Noisy timing belt tensioner on the 1.6L/2.0L 8V gasoline engines?


The 1.6L and 2.0L 8V gasoline engines can be found in Volkswagen, Audi, Seat and Skoda models so, as a mechanic, you have probably come across them and their timing belt kits K015489XS or KP15489XS-1 / -2 before. (K015489XS contains a belt and tensioner, while the KP15489XS-1 and -2 sets add a water pump as well.) Is the timing belt tensioner noisy after installation? In this article, we explain how you can avoid this problem. 

Analysis of noisy timing belt tensioners

The timing drive of the 1.6L and 2.0L 8V gasoline engines looks quite simple and its maintenance does not promise any difficulties at first glance. Yet mechanics often encounter a noise in the drive operation after a short run, most noticeable before the engine warms up to operating temperature. During diagnostics, the belt can also shift from the central position on the tensioner pulley towards the flange. A thorough analysis of these incidents revealed that, in most of the cases, the problem had a similar (and easy-to-avoid) cause.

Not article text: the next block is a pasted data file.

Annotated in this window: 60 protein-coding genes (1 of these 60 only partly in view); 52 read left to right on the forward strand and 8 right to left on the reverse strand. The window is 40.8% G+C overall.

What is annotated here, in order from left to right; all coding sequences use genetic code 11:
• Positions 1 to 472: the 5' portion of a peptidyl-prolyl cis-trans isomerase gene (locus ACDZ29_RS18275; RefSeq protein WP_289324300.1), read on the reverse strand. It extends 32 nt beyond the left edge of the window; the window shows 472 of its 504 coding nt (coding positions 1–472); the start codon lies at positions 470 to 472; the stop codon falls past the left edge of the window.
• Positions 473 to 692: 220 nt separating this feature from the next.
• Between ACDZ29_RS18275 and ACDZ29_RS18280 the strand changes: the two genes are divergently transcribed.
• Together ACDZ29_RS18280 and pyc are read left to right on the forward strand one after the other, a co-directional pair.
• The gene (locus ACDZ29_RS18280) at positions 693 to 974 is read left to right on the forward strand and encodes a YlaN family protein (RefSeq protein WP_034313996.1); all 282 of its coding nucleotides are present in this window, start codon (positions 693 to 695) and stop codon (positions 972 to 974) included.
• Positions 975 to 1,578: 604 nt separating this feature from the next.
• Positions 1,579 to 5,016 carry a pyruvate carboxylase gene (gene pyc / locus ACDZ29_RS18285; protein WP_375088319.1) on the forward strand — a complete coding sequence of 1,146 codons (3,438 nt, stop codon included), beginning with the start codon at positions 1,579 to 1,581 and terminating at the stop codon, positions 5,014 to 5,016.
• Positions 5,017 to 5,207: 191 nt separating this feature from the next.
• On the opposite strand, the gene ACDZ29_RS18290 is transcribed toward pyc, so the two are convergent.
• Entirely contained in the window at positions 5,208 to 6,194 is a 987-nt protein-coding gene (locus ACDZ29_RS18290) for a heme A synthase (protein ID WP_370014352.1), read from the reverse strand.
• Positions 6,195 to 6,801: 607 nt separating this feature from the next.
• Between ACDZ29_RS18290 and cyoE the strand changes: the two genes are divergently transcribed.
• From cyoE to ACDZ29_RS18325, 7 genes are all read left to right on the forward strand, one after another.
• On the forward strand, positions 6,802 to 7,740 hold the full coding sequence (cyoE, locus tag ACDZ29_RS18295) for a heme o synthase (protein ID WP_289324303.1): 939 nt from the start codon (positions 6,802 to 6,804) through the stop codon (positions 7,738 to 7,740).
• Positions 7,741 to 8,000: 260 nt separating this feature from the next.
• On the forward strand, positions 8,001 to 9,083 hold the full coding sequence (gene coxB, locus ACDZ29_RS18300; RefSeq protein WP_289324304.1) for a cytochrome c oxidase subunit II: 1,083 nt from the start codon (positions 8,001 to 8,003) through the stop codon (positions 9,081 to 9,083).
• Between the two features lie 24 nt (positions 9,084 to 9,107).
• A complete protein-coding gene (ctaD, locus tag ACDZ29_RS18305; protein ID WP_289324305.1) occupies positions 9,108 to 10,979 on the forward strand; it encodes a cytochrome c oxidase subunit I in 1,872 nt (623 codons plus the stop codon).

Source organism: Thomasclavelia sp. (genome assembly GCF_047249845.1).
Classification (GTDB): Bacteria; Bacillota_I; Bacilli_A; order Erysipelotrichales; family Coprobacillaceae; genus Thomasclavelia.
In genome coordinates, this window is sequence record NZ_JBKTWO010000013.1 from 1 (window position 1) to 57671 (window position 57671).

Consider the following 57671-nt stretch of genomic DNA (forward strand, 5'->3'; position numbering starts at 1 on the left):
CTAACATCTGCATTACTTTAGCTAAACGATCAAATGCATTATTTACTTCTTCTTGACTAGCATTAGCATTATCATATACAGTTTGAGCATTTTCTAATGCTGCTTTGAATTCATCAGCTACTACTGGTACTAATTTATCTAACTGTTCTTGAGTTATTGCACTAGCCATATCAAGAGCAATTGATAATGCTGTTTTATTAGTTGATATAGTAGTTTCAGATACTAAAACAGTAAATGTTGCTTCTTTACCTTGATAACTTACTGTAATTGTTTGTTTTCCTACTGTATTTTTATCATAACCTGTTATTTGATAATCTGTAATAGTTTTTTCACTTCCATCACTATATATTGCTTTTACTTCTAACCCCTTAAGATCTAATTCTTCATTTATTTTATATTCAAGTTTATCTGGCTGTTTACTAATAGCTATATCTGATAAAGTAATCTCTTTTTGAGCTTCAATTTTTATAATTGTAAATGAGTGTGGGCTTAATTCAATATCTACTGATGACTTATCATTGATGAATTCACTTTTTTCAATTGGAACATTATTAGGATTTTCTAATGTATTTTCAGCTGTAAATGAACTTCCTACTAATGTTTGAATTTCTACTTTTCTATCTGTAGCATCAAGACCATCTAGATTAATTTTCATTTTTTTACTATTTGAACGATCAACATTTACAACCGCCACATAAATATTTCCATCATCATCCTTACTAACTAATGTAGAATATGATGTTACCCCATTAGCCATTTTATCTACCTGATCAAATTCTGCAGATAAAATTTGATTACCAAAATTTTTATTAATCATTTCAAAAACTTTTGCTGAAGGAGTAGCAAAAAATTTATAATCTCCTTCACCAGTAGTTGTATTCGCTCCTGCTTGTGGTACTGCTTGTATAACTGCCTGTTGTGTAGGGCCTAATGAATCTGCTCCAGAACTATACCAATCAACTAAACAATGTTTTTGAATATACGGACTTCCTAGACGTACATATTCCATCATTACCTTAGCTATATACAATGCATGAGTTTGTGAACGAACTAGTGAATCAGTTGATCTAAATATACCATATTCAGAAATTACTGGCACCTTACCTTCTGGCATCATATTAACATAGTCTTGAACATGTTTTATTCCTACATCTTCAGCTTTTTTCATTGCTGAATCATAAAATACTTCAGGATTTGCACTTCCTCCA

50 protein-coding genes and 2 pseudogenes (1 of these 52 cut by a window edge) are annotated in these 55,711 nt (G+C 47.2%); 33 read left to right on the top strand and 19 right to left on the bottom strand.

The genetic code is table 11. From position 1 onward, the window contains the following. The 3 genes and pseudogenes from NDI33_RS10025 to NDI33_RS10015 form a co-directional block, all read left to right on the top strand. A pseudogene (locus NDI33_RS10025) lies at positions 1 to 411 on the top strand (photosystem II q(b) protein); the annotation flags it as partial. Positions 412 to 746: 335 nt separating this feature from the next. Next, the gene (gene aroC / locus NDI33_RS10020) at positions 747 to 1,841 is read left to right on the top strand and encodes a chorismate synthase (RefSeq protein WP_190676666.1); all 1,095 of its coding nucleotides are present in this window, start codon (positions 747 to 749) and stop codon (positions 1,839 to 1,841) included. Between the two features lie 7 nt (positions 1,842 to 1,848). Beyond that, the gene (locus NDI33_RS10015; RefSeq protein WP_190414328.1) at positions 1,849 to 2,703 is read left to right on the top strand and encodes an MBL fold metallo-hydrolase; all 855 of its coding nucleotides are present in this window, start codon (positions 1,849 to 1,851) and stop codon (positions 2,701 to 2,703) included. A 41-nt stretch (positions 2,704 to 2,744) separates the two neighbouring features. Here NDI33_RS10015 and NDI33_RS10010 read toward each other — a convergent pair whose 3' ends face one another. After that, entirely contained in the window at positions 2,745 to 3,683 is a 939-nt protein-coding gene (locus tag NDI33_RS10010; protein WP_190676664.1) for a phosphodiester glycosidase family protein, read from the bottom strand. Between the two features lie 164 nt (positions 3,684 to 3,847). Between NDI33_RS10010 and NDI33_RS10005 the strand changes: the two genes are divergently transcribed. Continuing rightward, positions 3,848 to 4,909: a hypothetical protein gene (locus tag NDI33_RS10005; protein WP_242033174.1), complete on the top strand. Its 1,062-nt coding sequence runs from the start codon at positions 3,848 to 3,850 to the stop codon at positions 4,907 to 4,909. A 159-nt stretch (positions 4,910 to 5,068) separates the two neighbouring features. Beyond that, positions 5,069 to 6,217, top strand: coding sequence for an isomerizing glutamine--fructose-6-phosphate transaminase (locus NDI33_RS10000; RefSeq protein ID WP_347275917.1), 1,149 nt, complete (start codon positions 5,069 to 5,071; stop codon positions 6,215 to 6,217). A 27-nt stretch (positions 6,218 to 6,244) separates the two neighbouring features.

timing belt tensioner

Friction and a clicking sound

The noise turned out to be caused by friction of the belt on the pulley flange (which, in the long run, could have worse consequences than an annoying sound, as the belt could eventually jump on the pulley flange and suffer major damage). Visible black marks from belt material on the pulley are the evidence of such friction (see image).


timing belt tensioner

In addition, some mechanics reported a clicking sound caused by impacts of the lever stop on the base plate stop. 
To avoid such phenomena, you must follow two simple rules specified in the installation instructions for the drive.

The solution: 2 simple rules

First, make sure to correctly position the tensioner on the engine. To be more precise: the locating lug of the tensioner should be clearly in the slot on the engine.
timing belt tensioner
Second, it is necessary to repeat the following cycle five times before your final tension adjustment: using the adjuster, turn the tensioner counterclockwise until it stops (maximum tension), then turn it back to its original position (minimum tension). This procedure is explained in the instruction manual, yet many mechanics omit it because they don’t see the point. However, this step allows the mechanism to take up the correct position and maintain the correct belt tension, so it is undoubtedly a crucial part of the installation procedure.